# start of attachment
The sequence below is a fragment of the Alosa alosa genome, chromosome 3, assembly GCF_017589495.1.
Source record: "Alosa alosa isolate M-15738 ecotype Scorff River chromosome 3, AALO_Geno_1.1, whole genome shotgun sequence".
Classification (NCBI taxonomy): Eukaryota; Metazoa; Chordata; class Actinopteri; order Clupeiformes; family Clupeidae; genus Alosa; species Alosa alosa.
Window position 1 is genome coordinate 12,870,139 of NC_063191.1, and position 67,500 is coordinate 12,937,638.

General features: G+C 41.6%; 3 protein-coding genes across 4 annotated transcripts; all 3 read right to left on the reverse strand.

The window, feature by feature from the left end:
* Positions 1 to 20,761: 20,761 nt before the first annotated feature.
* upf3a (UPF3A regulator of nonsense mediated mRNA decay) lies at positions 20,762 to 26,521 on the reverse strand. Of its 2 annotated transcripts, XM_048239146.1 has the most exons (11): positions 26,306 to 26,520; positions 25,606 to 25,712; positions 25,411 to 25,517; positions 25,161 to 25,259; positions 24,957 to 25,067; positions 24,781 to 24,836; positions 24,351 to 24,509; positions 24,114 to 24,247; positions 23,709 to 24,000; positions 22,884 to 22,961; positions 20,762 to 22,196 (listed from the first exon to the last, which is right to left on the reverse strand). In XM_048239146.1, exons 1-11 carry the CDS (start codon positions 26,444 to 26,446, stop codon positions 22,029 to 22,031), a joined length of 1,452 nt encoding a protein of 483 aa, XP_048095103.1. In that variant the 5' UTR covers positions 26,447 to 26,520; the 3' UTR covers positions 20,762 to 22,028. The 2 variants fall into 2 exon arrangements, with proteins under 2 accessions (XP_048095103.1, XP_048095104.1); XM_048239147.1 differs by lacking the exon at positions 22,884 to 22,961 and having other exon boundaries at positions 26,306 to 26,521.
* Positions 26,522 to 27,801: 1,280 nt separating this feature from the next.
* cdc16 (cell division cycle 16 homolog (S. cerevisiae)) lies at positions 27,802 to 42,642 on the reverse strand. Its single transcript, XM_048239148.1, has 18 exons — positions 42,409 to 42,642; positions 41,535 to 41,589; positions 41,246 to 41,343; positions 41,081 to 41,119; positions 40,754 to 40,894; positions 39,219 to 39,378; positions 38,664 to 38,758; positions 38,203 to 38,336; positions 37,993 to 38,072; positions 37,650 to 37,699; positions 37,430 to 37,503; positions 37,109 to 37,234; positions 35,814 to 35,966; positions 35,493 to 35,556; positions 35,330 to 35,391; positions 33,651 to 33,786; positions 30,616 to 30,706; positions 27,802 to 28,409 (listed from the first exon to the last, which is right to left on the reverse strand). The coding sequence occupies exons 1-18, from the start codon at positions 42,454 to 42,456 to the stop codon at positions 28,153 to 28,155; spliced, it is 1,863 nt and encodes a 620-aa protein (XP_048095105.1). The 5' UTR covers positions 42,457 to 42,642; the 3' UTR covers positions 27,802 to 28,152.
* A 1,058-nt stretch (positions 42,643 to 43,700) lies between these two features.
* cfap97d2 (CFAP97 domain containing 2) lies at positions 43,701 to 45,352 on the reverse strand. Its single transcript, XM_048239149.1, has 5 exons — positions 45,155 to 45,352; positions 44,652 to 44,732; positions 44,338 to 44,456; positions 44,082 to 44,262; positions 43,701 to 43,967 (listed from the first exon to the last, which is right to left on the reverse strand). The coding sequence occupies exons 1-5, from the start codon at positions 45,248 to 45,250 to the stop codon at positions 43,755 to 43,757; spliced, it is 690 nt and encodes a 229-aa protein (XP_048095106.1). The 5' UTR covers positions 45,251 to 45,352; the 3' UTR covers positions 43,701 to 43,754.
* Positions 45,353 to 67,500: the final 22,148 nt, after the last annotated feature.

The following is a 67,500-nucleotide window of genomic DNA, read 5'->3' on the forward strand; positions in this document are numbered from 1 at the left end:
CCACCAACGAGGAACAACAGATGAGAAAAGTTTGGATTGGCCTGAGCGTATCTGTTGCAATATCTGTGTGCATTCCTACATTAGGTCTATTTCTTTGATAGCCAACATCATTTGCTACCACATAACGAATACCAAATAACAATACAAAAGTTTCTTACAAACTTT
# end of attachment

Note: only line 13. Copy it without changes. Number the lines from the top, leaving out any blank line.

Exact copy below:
* Positions 45,353 to 67,500: the final 22,148 nt, after the last annotated feature.